Pré-visualização14 páginas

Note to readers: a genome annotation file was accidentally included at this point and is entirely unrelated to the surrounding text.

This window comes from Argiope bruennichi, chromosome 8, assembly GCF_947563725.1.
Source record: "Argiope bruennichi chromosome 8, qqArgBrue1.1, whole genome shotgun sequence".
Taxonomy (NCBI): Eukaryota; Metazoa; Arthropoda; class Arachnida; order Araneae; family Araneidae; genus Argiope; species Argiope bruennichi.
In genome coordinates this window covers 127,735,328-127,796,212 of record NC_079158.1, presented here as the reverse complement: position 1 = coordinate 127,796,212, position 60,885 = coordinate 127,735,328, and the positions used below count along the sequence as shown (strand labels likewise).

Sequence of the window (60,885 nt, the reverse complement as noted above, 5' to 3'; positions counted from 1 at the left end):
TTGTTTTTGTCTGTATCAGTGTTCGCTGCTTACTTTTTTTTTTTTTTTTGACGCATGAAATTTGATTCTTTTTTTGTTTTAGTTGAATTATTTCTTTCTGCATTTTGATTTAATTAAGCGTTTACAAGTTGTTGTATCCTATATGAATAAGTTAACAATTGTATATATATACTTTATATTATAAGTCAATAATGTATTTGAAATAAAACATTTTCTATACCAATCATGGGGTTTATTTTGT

Instructors and Solutions Manual to accompany Mechanics of Materials Seventh Edition Ferdinand P. Beer Late of Lehigh University E. Russell Johnston, Jr. Late of University of Connecticut John T. DeWolf University of Connecticut David F. Mazurek United States Coast Guard Academy Prepared by Amy Mazurek PROPRIETARY AND CONFIDENTIAL This Manual is the proprietary property of McGraw-Hill Education and protected by copyright and other state and federal laws. This is proprietary material solely for authorized instructor use. Not authorized for sale or distribution in any manner. This document may not be copied, scanned, duplicated, forwarded, distributed, or posted on a website, in whole or part. iii TO THE INSTRUCTOR As indicated in its preface, Mechanics of Materials is designed for the first course in mechanics of materials\u2014or strength of materials\u2014offered to engineering students in the sophomore or junior year. However, because of the large number of optional sections that have been included and the maturity of approach that has been achieved, this text can also be used to teach a more advanced course. The text has been divided into units, each corresponding to a well-defined topic and consisting of one or several theory sections followed by sample problems and a large number of problems to be assigned. In order to accommodate courses of varying emphases, considerably more material has been \u2018included than can be covered effectively in a single three-credit-hour course. To assist the instructors in making up a schedule of assignments that best fits their classes, the various topics presented in the text have been listed in Table I and both a minimum and a maximum number of periods to be spent on each topic have been suggested. Topics have been divided into three categories: core topics that will probably be covered in every course; additional topics that can be selected to complement this core to form courses of various emphases; and finally topics that can be used with more advanced students. The problems have been grouped according to the portions of material they illustrate and have been arranged in order of increasing difficulty, with problems requiring special attention indicated by asterisks. The instructor\u2019s attention is called to the fact that problems have been arranged in groups of six or more, all problems of the same group being closely related. This means that the instructor will easily find additional problems to amplify a particular point that has been brought up in the discussion of a problem assigned for homework. Since half of the problems are stated in SI units and half in U.S. customary units, it also means that the instructor has the choice of assigning problems using SI units and problems using U.S. customary units in whatever proportion is found to be most desirable for a given class. To assist in the preparation of homework assignments Table II provides a brief description of all groups of problems and a classification of the problems in each group according to the units used. It should also be noted that answers to all problems with a number set in roman type are given at the end of the text, while problems with a number set in italic are not. In Table III six alternative lists of possible assignments have been suggested. Four of these lists consist of problems whose answers are given at the end of the text, and two of problems whose answers are not. Half of the problems in each list are stated in SI units and half in U.S. customary units. For those instructors who wish to emphasize the use of SI units, four additional lists of problems have been given in Table IV, in which 75% of the problems use SI units. Since the lists in Tables III and IV cover the entire text, instructors will want to select those groups of sections that are best suited to the course they wish to teach. For a typical one-semester course consisting of 42 class meetings and including four quizzes, as many as 38 of the 46 available groups can be selected. Since the approach used in this text differs in a number of respects from the approach used in other books, the instructor is advised to read the preface to Mechanics of Materials, in which the authors have outlined their general philosophy. Attention is particularly called to the fact that iv statically indeterminate problems are first discussed in Chapter 2 and are considered throughout the text for the various loading conditions encountered. Thus, students are presented at an early stage with a method of solution that combines the analysis of deformations with the conventional analysis of forces used in statics, and will have become thoroughly familiar with it by the end of the course. The concept of plastic deformation is also introduced in Chap. 2, where it is applied to the analysis of members under axial loading, while problems involving the plastic deformation of circular shafts and of prismatic beams are considered in optional sections of Chaps. 3 and 4, respectively. On the other hand, while the concept of stress at a point is introduced in Chap. 1, the discussion of the transformation of stresses is delayed until Chap. 7, after students have discovered for themselves the need for special techniques, such as Mohr\u2019s circle. In this edition, shear and bending-moment diagrams are introduced at the beginning of Chap. 5 and applied immediately to the design of beams in that chapter and in the next. A brief description, chapter by chapter, of the topics included in the text will be found in the following pages. It is hoped that this material will help instructors organize their courses to best fit the needs of their students. The authors of Mechanics of Materials, 7/e, wish to thank Professor Dean P. Updike of the Department of Mechanical Engineering and Mechanics at Lehigh University and Amy Mazurek for having written the problem solutions contained in this Manual. John T. DeWolf David F. Mazurek v DESCRIPTION OF THE MATERIAL CONTAINED IN MECHANICS OF MATERIALS, Seventh Edition Chapter 1 Introduction\u2013Concept of Stress The main purpose of this chapter is to introduce the concept of stress. After a short review of Statics in Section 1.1 emphasizing the use of free-body diagrams, Sections 1.2 through 1.2 discuss normal stresses under an axial loading, shearing stresses\u2014with applications to pins and bolts in single and double shear\u2014and bearing stresses. This section also introduces the student to the concepts of analysis and design. Section 1.2A emphasizes the fact that stresses are inherently statically indeterminate and that, at this point, normal stresses under an axial loading can only be assumed to be uniformly distributed. Moreover, such an assumption requires that the axial loading be centric. Section 1.2D is devoted to the application of these concepts to the analysis of a simple structure. Section 1.2E describes how students should approach the solution of a problem in mechanics of materials using the SMART methodology: Strategy, Modeling, Analysis and Reflect & Think. Section 1.2E also discusses the numerical accuracy to be expected in such a solution. Problems included in the first lesson also serve as a review of the methods of analysis of trusses, frames, and mechanisms learned in statics. Section 1.3 discusses the determination of normal and shearing stresses on oblique planes under an axial loading, while Section 1.4 introduces the components of stress under general loading conditions. This section emphasizes the fact that the components of the shearing stresses exerted on perpendicular planes, such as \u3c4xy and \u3c4yx, must be equal. It also introduces